Some examples of prep include finding major donors for challenges and matches well in advance to then communicate with your donor base at large about available opportunities. You can set goals against the frequency of these communications, as well as engagement measures like open and click rates if you’re communicating through email.

For tracking social media engagement, try developing a unique hashtag related to Giving Tuesday and your campaign. Get creative, and make sure to search on Twitter beforehand to make sure no one else is using your idea. Once your hashtag is shared out, you can take a look at the people who are involving themselves in the conversation, along with the number of likes, tweets, retweets, and shares on posts involving the hashtag.

Bring It to Life

What you create to represent your organization should be unique and instantly recognizable. Your work is valuable, it deserves attention and support. While branding should be simple enough to be easily identifiable, it should also share some information about your mission and work.

Publish your content. Put your design on display and get potential donors feeling a connection to it.

Try spreading this work among volunteer groups made up of people both inside and outside of your organization who are passionate about promoting your cause. When it comes to fundraising: the more, the merrier.

We measured, now how do we manifest a greater impact?

Stewardship is crucial. Relationships should be built with reoccurring donors because they not only continue giving to the cause, but they can provide yet another avenue for further networking.

Try providing donors with trackable links for social shares that will aggregate how many new people they are connecting you with. Target messages to show donors their personal impact, compelling further donations and proving to them how much you truly value them individually.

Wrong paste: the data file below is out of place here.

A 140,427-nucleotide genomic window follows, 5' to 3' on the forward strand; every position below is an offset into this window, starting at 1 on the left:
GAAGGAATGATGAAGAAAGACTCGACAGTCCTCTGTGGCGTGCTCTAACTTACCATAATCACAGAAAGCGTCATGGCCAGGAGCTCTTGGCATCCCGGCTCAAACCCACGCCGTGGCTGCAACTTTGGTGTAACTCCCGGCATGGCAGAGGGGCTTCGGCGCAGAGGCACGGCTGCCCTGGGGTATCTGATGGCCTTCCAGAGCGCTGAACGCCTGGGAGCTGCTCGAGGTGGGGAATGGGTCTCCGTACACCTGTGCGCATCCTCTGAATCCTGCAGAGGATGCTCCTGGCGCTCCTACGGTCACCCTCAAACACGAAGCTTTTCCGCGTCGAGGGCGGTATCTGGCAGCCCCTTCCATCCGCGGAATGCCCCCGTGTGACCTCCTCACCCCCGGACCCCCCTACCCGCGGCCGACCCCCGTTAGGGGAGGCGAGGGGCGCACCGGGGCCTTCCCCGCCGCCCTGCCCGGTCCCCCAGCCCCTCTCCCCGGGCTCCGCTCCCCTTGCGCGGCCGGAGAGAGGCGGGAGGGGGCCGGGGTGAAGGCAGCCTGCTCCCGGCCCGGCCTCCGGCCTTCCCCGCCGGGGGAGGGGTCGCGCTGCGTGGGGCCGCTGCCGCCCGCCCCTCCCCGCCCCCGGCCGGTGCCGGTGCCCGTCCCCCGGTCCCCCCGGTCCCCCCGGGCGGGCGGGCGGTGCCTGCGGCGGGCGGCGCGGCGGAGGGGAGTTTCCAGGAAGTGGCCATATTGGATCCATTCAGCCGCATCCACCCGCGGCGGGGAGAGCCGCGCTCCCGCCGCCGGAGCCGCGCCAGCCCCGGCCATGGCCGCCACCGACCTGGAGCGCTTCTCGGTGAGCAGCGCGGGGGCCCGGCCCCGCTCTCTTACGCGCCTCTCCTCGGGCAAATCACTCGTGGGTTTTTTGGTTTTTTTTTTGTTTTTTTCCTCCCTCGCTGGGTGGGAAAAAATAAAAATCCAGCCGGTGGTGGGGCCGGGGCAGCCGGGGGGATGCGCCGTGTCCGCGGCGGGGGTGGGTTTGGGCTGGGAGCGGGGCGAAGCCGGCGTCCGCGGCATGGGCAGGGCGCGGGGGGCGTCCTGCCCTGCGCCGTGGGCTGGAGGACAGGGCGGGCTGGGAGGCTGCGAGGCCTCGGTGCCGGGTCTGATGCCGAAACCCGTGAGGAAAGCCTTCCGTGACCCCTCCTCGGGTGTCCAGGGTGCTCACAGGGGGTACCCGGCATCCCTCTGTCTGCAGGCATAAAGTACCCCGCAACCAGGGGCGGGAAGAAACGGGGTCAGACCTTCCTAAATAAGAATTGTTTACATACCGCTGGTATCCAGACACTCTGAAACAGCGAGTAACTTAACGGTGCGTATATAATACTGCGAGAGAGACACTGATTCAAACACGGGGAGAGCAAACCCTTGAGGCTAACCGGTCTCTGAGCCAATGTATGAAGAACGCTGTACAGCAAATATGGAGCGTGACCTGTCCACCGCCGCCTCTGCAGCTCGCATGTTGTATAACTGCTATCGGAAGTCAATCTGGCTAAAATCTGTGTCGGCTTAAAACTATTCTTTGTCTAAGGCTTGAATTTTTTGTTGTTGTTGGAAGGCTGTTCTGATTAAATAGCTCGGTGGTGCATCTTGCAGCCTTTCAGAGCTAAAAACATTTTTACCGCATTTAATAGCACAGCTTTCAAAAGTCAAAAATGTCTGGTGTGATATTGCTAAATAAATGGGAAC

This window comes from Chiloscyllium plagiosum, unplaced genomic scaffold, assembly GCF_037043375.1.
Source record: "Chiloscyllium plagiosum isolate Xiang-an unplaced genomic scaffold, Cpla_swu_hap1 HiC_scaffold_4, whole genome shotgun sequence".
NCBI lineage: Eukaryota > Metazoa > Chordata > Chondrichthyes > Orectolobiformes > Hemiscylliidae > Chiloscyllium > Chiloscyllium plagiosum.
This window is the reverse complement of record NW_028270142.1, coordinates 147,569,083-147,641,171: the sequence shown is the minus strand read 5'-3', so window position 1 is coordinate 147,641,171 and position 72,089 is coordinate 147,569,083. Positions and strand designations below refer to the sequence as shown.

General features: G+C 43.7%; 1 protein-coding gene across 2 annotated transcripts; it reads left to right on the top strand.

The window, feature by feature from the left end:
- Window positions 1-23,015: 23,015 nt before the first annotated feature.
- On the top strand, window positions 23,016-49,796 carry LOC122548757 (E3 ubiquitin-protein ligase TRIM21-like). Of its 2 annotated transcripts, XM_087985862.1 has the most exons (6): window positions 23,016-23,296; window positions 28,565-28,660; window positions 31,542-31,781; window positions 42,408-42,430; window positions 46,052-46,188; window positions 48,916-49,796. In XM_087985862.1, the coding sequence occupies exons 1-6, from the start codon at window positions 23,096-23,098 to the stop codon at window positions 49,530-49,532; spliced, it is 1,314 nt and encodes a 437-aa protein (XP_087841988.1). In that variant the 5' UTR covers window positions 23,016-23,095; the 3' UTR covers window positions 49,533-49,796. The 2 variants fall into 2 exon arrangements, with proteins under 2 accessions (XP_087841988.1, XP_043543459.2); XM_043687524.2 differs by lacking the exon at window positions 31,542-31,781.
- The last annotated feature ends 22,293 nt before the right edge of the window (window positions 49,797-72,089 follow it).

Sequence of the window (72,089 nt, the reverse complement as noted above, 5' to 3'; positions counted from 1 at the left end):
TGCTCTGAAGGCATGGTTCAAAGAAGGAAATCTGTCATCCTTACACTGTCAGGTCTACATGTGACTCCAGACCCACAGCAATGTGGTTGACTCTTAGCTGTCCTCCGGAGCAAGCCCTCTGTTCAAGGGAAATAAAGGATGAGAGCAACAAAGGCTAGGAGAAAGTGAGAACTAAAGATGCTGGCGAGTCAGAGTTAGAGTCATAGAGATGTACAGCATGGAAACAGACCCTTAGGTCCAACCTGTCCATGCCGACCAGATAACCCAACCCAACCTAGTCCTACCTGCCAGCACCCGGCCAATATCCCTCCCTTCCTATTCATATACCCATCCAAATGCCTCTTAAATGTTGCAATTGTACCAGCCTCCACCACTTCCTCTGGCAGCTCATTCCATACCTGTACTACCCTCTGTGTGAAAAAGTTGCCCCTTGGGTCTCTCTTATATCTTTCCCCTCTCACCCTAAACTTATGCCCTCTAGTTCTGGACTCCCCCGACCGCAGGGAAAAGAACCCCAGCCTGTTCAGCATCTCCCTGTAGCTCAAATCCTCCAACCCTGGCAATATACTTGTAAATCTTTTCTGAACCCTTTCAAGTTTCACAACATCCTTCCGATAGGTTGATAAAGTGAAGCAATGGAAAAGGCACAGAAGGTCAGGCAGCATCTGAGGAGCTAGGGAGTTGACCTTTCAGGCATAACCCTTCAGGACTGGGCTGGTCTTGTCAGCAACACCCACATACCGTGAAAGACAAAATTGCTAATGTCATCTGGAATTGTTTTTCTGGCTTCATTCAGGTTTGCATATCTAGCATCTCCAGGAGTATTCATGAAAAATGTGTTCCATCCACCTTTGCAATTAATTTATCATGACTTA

Giving Tuesday goes far beyond monetary measurements. Gain the most traction for your efforts by getting others just as passionate about your mission and goals. Use the follow-up opportunity as a way to

This isn’t a one-day sprint, it’s a year-long marathon of building relationships and awareness for a cause.

Want to learn more about Giving Tuesday? Sign up for our guide about creating your fundraising team, and click the box to get the full 8-guide series.

Katie Haystead

Katie Haystead

Senior Vice President, Partnerships

With over a decade of experience working with K12 schools and higher education institutions’ fundraising efforts, Katie Haystead now oversees the partnerships team at Community Funded. Her passion for partner success and satisfaction aligns with Community Funded’s priorities and Katie’s unique background is well suited to manage the day to day operations of our partnerships team as well as new market acquisition.

Prior to joining the team at Community Funded, Katie served many roles within the Fundraising Division at Ruffalo Noel Levitz. Her experience ranges from working onsite and remotely with clients executing phonathon programs, developing annual giving strategies, onsite consultations and also developing multichannel strategies allowing for strong synergy between annual giving channels and creating strong major and planned gift pipelines.

Katie is based in Metro Detroit and is a graduate of Central Michigan University, where she worked for the phonathon for 3 years while working towards her History Major.

Kim Jennings

Kim Jennings

Senior Generosity Strategist, Generis

Kim Jennings, CFRE is a skilled fundraising leader who believes in the power of Christian education to raise up thoughtful, strong, committed leaders who can make our world a better place for all.

Kim Jennings

Todd Turner

Director of Digital Strategies, Generis

In addition to his 11 years overseeing Chuck Swindoll’s Insight Living Ministries communications department, Todd Turner has worked as a digital strategist for faith based organizations across the globe..

Kim Jennings

Jennifer Perrow

Senior Generosity Strategist, Generis

Jennifer is a skilled fundraising and communications professional who helps ministries articulate vision, communicate mission, and raise abundant funds to advance Kingdom priorities.